- "Therealizationthatimbalancecouldresultfromtraumaticbraininjurytookhold inthemid90saspatientsrespondingtopost-TBIquestionnairesconsistentlyreported thisamongtheirotherdisabilities.Abouthalfofallparticipants(severitylevelsranging frommildtosevere)reporteddysfunctionduetotheirinjuryina5yearpost-TBIsurvey andphysicianassessmentstudyappraisingbalanceimpairment.Asimilartypeof scoredsurveywasusedtoassesstherecoveryofnormalbalanceinagroupofcollegiate footballplayerswithlesssevereTBls.Thislongitudinalanalysisusedafewclinical measurementsofbalance,includingswayduringtandemstanceandwhilestandingona foamsurface.Theirresultsindicatedthatstandingbalancecontrolhadfullyrecovered afterasingledaypost-injury,whiletheirarrayofotherdeficitspersisteduptofivedays post-injury.Boththefunctionalityandsensitivityofthemeasurementsemployedinthese studiesleaveroomforquestioning. "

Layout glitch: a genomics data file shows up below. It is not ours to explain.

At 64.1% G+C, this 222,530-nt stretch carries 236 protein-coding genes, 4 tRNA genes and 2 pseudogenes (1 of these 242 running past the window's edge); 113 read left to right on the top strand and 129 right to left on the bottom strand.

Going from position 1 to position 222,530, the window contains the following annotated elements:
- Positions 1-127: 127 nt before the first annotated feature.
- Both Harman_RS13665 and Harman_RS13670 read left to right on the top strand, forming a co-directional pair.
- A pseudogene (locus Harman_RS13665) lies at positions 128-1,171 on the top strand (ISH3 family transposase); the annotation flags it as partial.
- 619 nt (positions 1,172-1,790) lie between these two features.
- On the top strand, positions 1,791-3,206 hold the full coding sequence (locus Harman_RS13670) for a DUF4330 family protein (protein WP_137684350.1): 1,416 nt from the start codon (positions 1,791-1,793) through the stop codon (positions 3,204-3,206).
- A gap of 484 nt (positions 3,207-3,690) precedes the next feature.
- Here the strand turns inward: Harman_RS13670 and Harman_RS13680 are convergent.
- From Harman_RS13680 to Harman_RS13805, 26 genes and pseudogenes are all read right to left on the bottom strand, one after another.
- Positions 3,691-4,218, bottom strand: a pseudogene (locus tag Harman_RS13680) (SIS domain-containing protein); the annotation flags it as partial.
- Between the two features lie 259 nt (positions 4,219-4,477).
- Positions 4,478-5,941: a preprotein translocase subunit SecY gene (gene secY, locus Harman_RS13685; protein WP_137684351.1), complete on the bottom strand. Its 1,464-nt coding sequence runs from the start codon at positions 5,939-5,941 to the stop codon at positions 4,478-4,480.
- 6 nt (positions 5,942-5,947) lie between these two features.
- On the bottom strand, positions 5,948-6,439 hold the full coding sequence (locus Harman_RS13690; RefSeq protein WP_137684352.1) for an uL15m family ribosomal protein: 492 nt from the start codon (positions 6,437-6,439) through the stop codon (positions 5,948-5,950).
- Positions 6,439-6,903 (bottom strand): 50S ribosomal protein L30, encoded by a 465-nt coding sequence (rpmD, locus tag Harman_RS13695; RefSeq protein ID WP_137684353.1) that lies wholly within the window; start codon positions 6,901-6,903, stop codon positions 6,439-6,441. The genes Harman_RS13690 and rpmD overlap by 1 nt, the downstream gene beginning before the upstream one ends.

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ABSTRACT: To investigate the relationship of psychiatric functioning with psychosocial functioning at 1 year following traumatic brain injury (TBI), after controlling for relevant demographic, injury-related, and concurrent factors. Prospective 1-year longitudinal study. Participants were 122 individuals with TBI and 88 proxy informants. Rehabilitation hospital. The Structured Clinical Interview for DSM-IV-TR (Diagnostic and Statistical Manual of Mental Disorders (Fourth Edition, Text Revision)) Axis I Disorders, Hospital Anxiety and Depression Scale, Sydney Psychosocial Reintegration Scale, and Glasgow Outcome Scale--Extended. At 1 year postinjury, occupational activities were the area of most change after TBI followed by interpersonal relationships and independent living skills, according to the Sydney Psychosocial Reintegration Scale. The majority of participants were rated as having moderate disability on the Glasgow Outcome Scale--Extended. After controlling for relevant background factors, preinjury, acute postinjury, and concurrent psychiatric disorders were significantly related to 1-year psychosocial outcome. Screening in the acute postinjury stage for presence of preinjury psychiatric history or current distress may help identify individuals who require more intensive rehabilitation and psychiatric support and more active postdischarge monitoring. Further research exploring potential causal mechanisms for these findings is required.The Journal of head trauma rehabilitation 01/2011; 26(1):79-89. DOI:10.1097/HTR.0b013e3182036799 · 3.00 Impact Factor